Sunday, August 4, 2013

6 Steps To Resolving A Band Conflict

Conflict image
One of the most difficult things in life is to keep everyone happy in a band. In most situations, you're playing together because of the music that you collectively make, not because you're friends. That can lead to a number of personality clashes that will need to be resolved, or else you'll find the band folding right before your eyes. Here's an excerpt from How To Make Your Band Sound Great (the band improvement book) that covers the 6 steps in resolving a band conflict.

"Being in any relationship requires at least some compromise and a band is no different from what you’d expect between family, friends, girlfriends, boyfriends, wives, husbands, bosses and co-workers.  There are times where you just have to bend in order to keep the peace.  

While compromise is easy for some people, others have a personality that would never allow it and a conflict occurs. Here are some effective steps that you can take to state your case in a way that should resolve the conflict.

1. Cool off first - Conflicts can’t be solved when emotions are running hot. Take some time to get away from the problem for a bit and brainstorm on exactly what the problem is, how it was caused, and most important, a possible solution.

2. Present accolades, support and respect - The first thing to do is acknowledge the person’s accomplishments and talent. Something like, “I want to start by saying that I think the band has never been better since you joined and the parts that you’re singing are way better than I ever expected.”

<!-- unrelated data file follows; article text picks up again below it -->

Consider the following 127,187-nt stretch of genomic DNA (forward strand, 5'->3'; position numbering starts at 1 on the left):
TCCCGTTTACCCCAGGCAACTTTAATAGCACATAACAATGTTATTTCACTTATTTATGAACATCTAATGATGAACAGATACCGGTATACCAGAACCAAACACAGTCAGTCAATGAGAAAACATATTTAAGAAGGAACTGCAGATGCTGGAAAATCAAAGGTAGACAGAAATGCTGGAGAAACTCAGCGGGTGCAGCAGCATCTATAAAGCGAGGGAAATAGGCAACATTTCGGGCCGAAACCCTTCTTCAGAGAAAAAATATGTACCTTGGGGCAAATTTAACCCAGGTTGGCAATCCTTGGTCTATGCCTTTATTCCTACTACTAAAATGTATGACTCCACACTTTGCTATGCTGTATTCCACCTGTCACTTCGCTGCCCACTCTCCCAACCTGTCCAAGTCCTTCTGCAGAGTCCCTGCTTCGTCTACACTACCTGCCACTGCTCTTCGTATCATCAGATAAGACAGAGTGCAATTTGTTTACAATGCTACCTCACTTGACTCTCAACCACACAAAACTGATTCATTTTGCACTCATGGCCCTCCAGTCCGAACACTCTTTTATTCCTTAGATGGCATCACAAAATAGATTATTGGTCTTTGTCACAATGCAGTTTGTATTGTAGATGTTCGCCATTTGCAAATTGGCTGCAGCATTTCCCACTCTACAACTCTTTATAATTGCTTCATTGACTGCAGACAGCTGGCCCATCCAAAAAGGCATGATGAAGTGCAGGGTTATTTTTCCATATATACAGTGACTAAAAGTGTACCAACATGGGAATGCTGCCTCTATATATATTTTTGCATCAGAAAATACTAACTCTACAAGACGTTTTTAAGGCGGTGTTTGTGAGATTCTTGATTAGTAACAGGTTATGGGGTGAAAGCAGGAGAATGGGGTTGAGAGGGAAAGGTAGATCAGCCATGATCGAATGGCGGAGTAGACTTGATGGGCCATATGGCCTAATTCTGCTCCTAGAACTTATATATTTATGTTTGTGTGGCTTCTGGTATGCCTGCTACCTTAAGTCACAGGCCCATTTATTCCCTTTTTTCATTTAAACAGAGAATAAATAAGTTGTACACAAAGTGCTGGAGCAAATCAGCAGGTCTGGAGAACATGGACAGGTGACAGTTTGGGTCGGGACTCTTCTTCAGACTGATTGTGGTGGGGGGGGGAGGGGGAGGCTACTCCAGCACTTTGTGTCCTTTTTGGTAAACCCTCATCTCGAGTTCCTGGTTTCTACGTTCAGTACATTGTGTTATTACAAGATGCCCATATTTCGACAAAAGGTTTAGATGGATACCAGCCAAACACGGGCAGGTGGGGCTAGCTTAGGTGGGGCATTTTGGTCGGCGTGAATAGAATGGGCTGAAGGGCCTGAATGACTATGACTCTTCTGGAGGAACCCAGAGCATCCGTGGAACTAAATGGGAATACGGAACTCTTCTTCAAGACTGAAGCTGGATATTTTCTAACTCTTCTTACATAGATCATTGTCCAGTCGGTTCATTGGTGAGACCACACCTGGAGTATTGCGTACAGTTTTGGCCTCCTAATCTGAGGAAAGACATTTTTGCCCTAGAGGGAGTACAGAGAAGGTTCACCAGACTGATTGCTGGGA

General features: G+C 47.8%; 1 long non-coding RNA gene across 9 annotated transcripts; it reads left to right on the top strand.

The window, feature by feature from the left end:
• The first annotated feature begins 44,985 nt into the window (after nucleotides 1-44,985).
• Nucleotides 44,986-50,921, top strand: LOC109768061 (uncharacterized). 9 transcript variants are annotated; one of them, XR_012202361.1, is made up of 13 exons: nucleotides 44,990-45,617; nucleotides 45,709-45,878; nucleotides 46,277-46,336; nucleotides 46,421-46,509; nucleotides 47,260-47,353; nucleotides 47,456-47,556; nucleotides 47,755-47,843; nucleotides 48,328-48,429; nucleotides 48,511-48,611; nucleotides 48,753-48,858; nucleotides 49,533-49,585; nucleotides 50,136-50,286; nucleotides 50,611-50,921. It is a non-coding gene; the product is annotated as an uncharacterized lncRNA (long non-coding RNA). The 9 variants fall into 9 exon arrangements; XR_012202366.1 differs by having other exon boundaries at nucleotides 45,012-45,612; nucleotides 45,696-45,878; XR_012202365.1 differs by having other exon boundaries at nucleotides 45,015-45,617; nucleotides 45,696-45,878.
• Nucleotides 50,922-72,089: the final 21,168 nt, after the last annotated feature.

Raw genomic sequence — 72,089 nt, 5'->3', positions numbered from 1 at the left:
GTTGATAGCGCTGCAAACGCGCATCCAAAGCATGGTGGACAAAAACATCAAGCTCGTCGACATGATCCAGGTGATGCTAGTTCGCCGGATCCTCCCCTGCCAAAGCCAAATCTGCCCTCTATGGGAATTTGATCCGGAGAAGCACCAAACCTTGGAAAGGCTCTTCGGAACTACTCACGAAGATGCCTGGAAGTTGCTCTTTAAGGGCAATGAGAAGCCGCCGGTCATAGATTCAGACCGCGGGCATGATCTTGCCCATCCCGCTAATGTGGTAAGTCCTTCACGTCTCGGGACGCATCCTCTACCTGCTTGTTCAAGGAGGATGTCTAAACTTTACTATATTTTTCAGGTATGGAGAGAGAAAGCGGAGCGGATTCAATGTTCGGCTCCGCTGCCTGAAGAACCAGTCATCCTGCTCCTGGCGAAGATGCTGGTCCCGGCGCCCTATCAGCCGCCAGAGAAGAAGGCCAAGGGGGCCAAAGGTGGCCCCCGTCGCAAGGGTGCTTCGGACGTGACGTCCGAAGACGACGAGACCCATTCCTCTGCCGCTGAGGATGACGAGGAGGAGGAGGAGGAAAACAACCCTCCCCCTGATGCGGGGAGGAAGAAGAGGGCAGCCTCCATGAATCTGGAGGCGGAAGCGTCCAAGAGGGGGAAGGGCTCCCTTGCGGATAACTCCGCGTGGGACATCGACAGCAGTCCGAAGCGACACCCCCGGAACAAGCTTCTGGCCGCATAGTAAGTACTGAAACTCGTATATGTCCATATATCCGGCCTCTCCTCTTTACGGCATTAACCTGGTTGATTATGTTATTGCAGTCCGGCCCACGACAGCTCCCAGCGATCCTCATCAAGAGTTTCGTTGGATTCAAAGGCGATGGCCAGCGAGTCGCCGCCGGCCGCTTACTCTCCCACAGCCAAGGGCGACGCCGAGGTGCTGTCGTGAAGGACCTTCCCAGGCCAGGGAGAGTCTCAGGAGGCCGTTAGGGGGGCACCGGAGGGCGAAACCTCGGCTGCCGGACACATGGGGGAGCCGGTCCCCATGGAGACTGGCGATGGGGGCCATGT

3. Analysis of why the problem occurred - If you give a clear explanation of why you think there’s a problem or why the problem or conflict has occurred, you set the initial groundwork for solving the conflict. If the other person knows exactly what your side of the story is, you might find more often than not that you’re both on the same page, but on different sides of it.

4. Take responsibility and use “I” messages - If you have a part in a conflict that you’re aware of, take responsibility and own up to it, but make sure that everything is from your point of view. For instance, it’s best to say, “I think you were really flat on that part,” rather than “Everybody knows that you always sing that part flat,” or worse, “You’re singing sucks, man.”

5. Describe what I or we need so the problem doesn’t happen again - This is the solution from your point of view. “We really need you to be here ten minutes before rehearsal so you have time to set up. That way we can get our full rehearsal in, which we really need right now.”

6. Support their success - Tell him that you want him to win to, because if he wins, so do you. “The better you sound, the better we all sound,” or “Do you know how great we’re going to sound once you get that part down? We’re going to kill!”

To read additional excerpts from How To Make Your Band Sound Great and other books, go to the excerpt section of

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1 comment:

Music Page said...

Thanks for this amazing post...This tips is very useful for, who stated in career in music industry.


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